Department of Environment and Natural Resources (DENR) Secretary Ramon J. P. Paje appealed to all local government officials to strictly comply with Republic Act No. 9003, or the Ecological Solid Waste Management Act, to avoid a repeat of the collapse of a dumpsite in Baguio City that killed at least five persons.
At the same time, he said he will be meeting soon with Local Government Secretary Jesse Robredo to discuss ways on how to enhance LGU compliance with the law.
“I will be meeting with Secretary Robredo regarding this matter of low compliance of LGUs to the Solid Waste Management Act. We really need to come up with a purposive approach of (enhancing) their compliance so as to prevent any more catastrophe such as this trashslide in Baguio City.” Paje said.
In separate interviews with ANC and DZMM, Paje said that as early as 2006, the DENR, through the National Solid Waste Management Commission (NSWMC) which he chairs, has sent out notice of violations to more than a thousand local government units (LGUs) who have continually been operating open and controlled dumpsites.
Unfortunately, he said, while at the national level, the government is performing, the LGUs are not in compliance. “The DENR’s role is to help LGUs manage their garbage. At the national level, the government is performing, but the LGUs are not complying. Dapat kasuhan na talaga sa Ombudsman,” he stressed.
Since the law holds the LGUs primarily responsible for solid waste management in their areas of jurisdiction, Paje advised the local executives who do not have the capability to construct landfills to form clusters with other neighboring LGUs as this would be more feasible.
The environment chief said, however, that although there is indeed a legal issue with the Baguio tragedy, “now is not the time for finger pointing. The DENR has been working closely with the LGU and the provincial Disaster Risk Reduction Management Council (DRRMC) since the tragedy to address the problem, remove the trash and bring it to Capas, retrieve the bodies… We will tackle the legal issue later.”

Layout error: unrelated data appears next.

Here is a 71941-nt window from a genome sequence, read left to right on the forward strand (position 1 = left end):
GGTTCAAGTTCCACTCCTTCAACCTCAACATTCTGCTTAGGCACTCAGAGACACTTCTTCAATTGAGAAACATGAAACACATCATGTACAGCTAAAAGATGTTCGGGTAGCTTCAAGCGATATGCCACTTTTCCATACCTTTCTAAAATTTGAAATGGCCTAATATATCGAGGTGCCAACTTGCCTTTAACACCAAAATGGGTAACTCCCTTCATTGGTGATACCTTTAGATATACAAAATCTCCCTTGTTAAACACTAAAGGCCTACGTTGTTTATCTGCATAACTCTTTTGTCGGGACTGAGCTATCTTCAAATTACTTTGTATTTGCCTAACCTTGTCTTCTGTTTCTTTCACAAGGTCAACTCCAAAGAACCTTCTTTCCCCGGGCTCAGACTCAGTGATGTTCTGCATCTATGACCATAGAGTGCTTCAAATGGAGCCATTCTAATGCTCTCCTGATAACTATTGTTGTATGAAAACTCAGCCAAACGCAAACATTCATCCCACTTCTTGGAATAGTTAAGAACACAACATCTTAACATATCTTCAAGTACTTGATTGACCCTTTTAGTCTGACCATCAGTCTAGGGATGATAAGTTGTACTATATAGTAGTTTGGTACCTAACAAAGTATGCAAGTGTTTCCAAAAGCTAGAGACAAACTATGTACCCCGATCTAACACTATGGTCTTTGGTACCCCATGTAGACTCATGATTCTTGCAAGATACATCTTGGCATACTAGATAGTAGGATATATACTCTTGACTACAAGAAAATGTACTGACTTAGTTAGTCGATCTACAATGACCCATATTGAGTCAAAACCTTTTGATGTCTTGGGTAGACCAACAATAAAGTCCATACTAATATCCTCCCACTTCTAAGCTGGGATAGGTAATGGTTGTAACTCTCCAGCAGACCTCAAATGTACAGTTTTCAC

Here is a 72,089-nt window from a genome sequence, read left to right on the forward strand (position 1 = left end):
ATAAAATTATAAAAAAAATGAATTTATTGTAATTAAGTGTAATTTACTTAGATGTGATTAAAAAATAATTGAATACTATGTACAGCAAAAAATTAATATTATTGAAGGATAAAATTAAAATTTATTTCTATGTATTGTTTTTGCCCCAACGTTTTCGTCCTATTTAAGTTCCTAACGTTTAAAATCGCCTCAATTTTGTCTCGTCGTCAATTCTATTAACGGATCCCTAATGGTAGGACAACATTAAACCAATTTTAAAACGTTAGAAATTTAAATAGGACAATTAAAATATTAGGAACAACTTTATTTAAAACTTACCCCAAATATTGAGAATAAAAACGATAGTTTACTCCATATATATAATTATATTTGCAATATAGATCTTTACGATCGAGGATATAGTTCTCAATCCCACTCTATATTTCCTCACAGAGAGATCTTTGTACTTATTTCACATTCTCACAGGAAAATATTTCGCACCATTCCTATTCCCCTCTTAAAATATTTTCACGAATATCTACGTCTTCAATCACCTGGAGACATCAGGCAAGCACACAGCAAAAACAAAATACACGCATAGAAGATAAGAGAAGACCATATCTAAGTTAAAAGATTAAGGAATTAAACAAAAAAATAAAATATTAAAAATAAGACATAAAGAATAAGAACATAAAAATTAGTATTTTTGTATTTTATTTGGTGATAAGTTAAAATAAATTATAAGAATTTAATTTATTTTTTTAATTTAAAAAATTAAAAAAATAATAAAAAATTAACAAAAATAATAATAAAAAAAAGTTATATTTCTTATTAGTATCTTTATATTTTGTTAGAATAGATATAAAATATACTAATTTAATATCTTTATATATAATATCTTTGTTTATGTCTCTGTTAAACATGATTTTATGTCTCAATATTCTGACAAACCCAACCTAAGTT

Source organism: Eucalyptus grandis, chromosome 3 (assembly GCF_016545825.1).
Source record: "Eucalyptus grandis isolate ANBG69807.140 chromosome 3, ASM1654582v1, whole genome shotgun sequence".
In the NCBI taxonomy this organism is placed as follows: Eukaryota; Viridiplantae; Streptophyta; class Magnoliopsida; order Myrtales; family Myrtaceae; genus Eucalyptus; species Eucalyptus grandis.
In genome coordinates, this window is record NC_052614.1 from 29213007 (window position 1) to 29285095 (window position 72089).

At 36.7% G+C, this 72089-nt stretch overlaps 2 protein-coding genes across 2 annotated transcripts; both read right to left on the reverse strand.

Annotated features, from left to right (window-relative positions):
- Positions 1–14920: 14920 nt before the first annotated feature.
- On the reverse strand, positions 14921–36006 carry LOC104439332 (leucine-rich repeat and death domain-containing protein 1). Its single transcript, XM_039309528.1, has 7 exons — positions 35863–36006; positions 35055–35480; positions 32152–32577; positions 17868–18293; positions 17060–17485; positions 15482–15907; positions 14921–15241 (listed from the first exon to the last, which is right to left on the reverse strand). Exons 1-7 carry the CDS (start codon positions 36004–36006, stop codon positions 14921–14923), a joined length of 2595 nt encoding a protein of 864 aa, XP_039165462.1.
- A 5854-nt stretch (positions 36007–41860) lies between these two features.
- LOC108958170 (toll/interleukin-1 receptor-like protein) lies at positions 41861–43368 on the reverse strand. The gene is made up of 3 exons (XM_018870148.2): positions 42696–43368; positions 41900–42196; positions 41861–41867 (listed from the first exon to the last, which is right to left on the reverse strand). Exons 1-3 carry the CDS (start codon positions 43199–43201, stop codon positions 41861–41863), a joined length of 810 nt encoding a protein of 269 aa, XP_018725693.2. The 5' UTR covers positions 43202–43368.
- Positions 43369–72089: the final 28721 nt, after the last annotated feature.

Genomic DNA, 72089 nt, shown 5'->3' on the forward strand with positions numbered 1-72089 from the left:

Paje also committed to extend technical assistance in the construction of the retailing wall of the dumpsite.
Paje stated that the Irisan dump in which collapsed on Saturday (August 27) had been closed since 2008 and that “it has been acting as a materials recovery facility (MRF), a ‘transfer station’ where the LGU would sort recyclable and non-recyclable waste before bringing the latter to the landfill in Capas, Tarlac.”
He added that the tragedy may have been caused by an engineering problem. “Hindi sila naglagay ng daluyan ng tubig… Sa tingin ko, hindi sila naglagay ng labasan dahil the leachate would come out and they would still have to put up a collecting pan. Hindi nakaya ng retaining wall yung bumagsak na tubig (brought about by the heavy downpour caused by typhoon Mina), so ang nangyari, bumigay,” he said.
He further disclosed that the Irisan site had been identified as an area highly susceptible to landslides in a geohazard map of the province. He thus requested all LGU officials to review the geohazard maps distributed by the DENR to assess which areas are prone to floods and landslides to avoid similar future tragedies. “The maps identify areas of no-habitation zone, plus debris accumulation zones, kung saan ipinapakita na kapag tumibag ang lupa, dun (sa lugar na iyon) itatambak ang lupa,” he said.
The DENR chief reiterated that the problem of solid waste management remains a responsibility of each Filipino citizen, and that the best way to address it was to ensure segregation at source. It is estimated that with every household practicing waste segregation at home, only 30 per cent of waste would actually be dumped in landfills nationwide.
Under the law, the establishment or operation of open dumpsites is punishable with a minimum fine of a Php500,000. LGU officials can also be charged administratively in accordance with RA 7160 or the Local Government Code. Ayda Zoleta, PAS, DENR